Tory cuts risk nuclear catastrophe in ‘remote Scotland’, 40 minutes from largest city

Today in the Herald, but also covered in the Record five days earlier

SAFETY fears have been raised over the home of Britain’s nuclear weapons on the Clyde as managers have slashed firefighter numbers alongside a ‘failure’ to provide promised safety equipment. Union Unite has slammed the move to go ahead with cutting eight posts from the specialist fire safety crew at HM Naval Base Clyde – a reduction in strength of 15 per cent – as an “an accident waiting to happen”.

Six years before, a Freedom of Information request to the MoD asked:

Dear Ministry of Defence, I was particularly alarmed by the revelations that the Trident base is a “catastrophe waiting to happen”. I trust the Senior Service will seriously tighten up security and act decisively on the frightening information in the Public Domain.

https://www.whatdotheyknow.com/request/trident_safety_fears_of_the_publ

The MoD response which you can read at the link above is disturbing.

The Herald headlining this story, clearly not good for the Union, reminds us that it is not always at all times perfectly loyal. It’s a business. Clickbaits are common. Many of its dominant writers are consistently sometimes venomously anti-SNP but not all are and sometimes this kind of thing slips in, breaking their coverage’s typically coherent pattern with the other MSM.

The above fears are clearly not to be stoked by BBC Scotland as it attempts to reinforce the Union with royal empathy:

I can see the story nowhere else but in the Glasgow Times.

18 thoughts on “Tory cuts risk nuclear catastrophe in ‘remote Scotland’, 40 minutes from largest city

  1. Get them out of Scotland. The Tories spending £Billions on Nuclear and starving people. The Royals head of the Church and the Military. Conflict of interest. Thou shalt not kill. Westminster unionists illegally supplying weapons worldwide. The Royal head of State.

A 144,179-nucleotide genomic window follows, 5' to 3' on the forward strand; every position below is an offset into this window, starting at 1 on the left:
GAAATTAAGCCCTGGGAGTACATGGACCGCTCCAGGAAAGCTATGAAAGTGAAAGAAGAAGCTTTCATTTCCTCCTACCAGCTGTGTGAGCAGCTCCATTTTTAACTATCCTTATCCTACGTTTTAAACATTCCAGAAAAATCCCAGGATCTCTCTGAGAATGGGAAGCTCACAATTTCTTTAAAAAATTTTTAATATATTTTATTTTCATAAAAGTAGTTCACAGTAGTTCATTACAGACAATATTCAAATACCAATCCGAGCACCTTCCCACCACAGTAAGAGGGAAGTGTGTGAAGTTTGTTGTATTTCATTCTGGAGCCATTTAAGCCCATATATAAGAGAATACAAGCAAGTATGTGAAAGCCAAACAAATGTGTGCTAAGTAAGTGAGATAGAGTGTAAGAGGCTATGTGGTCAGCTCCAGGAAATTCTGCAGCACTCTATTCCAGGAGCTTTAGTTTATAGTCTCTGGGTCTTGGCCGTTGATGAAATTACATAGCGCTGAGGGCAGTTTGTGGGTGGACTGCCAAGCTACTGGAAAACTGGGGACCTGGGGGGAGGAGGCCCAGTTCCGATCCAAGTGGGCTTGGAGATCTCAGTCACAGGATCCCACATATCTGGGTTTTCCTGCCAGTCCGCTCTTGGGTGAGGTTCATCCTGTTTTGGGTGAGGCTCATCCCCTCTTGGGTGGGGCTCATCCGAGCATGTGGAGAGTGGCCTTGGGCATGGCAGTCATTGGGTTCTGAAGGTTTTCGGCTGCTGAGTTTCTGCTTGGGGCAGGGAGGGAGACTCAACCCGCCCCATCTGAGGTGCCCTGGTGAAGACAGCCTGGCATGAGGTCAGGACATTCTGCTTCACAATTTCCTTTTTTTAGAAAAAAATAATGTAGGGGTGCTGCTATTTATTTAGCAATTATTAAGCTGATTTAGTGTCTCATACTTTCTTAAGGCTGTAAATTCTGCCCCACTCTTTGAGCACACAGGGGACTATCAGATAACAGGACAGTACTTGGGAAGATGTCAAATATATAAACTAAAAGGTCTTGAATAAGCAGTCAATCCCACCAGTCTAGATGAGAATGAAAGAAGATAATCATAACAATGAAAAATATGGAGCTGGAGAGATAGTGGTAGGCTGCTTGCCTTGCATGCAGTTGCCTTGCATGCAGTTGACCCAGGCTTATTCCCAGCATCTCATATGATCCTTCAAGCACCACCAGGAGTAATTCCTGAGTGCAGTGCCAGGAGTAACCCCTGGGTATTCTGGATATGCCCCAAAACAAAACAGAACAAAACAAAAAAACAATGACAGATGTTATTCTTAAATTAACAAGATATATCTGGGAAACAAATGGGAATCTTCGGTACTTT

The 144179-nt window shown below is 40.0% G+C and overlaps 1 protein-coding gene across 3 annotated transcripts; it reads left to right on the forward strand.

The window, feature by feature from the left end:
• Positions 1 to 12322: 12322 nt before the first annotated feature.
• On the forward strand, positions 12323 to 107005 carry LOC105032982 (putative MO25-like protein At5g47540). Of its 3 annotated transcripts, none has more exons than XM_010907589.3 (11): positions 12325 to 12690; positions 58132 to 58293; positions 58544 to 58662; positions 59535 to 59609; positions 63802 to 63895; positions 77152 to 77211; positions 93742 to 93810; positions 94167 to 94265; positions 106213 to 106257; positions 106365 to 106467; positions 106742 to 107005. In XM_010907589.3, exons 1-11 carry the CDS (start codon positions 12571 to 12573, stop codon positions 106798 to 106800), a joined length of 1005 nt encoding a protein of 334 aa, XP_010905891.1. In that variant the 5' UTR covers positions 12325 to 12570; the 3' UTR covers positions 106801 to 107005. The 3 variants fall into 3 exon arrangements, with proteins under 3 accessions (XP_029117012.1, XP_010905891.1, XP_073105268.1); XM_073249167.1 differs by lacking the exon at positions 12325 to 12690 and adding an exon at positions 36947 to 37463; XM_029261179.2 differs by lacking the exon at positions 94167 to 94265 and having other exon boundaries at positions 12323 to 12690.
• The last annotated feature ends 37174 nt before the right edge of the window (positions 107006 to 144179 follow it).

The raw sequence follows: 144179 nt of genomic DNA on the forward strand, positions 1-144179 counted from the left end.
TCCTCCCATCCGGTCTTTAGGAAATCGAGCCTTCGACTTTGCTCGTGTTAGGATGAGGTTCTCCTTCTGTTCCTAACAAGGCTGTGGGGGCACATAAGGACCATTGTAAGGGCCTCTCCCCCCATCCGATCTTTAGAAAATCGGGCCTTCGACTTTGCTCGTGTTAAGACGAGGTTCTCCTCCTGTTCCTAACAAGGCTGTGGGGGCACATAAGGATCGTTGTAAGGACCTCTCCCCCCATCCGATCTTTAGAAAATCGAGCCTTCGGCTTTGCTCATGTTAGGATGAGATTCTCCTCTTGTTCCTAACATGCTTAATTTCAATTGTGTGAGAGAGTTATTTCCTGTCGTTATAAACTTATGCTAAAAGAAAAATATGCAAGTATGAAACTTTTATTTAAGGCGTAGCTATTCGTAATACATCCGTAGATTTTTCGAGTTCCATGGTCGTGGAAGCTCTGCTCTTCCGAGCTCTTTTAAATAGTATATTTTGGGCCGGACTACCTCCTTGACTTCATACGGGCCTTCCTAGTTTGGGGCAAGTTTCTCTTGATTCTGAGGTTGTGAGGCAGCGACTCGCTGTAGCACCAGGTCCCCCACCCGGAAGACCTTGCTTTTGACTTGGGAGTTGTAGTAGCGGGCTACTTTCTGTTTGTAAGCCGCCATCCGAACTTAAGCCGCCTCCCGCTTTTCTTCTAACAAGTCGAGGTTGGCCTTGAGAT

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  2. Once the Tories had agreed to site the US nuclear base at the Holy Loch (rather than Loch Linnhe), then the UK was also gung-ho to site its nuclear sub base, also just a stones throw from Scotland’s population centres.
    Any major accident to impact hugely on Scotland (MacMillan thought it would “devastate Scotland”), but leave England unaffected.
    Nuclear war is a different scenario.

    Liked by 3 people

    1. Well it’s perfectly safe, Gavin. England wouldn’t be affected.

      And just think – if they were down south they’d be near Plymouth!

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    2. Thanks gavinochiltree for recalling MacMillan’s role in all this. It prompted a quick online search which came across this published on 4 September, 2016.

      Source: https://www.glasgowlive.co.uk/news/glasgow-news/britain-based-nuclear-deterrent-clyde-11839569

      Headline: “Britain based its nuclear deterrent on the Clyde so American sailors could enjoy nights out in Glasgow – President Dwight D Eisenhower insisted his men be based near a large city like Glasgow because it would be better for morale.”

      The article notes: “Newly declassified top secret documents show that Harold Macmillan, then Prime Minister, was strongly opposed to having American weapons stored within 30 miles of Scotland’s largest city in the early 1960s.

      “He tried to persuade President Dwight D Eisenhower that subs carrying Polaris missiles should be sited in more remote locations in Cornwall, Wales or Loch Linnhe, near Fort William, rather than the Holy Loch in Dunoon.”

      And then this in a comment piece by Harry Reid in The Herald on 22nd April 2014 entitled ‘Macmillan’s sell-out a vital lesson for Scotland’

      “The debate about the future of Trident – the current successor to Polaris – is crucial in the continuing Scottish referendum campaign. The story of how the Polaris weapons came to be sited on the Clyde is deeply and alarmingly apposite. It is a straightforward story of abject submission. Scotland’s interests seem to have been regarded as of zero consequence when the key decisions were taken – by the Americans.”

      Reid adds: “Prime Minister Macmillan no doubt thought he had done his best. He certainly put up at least some resistance before he gave in. ….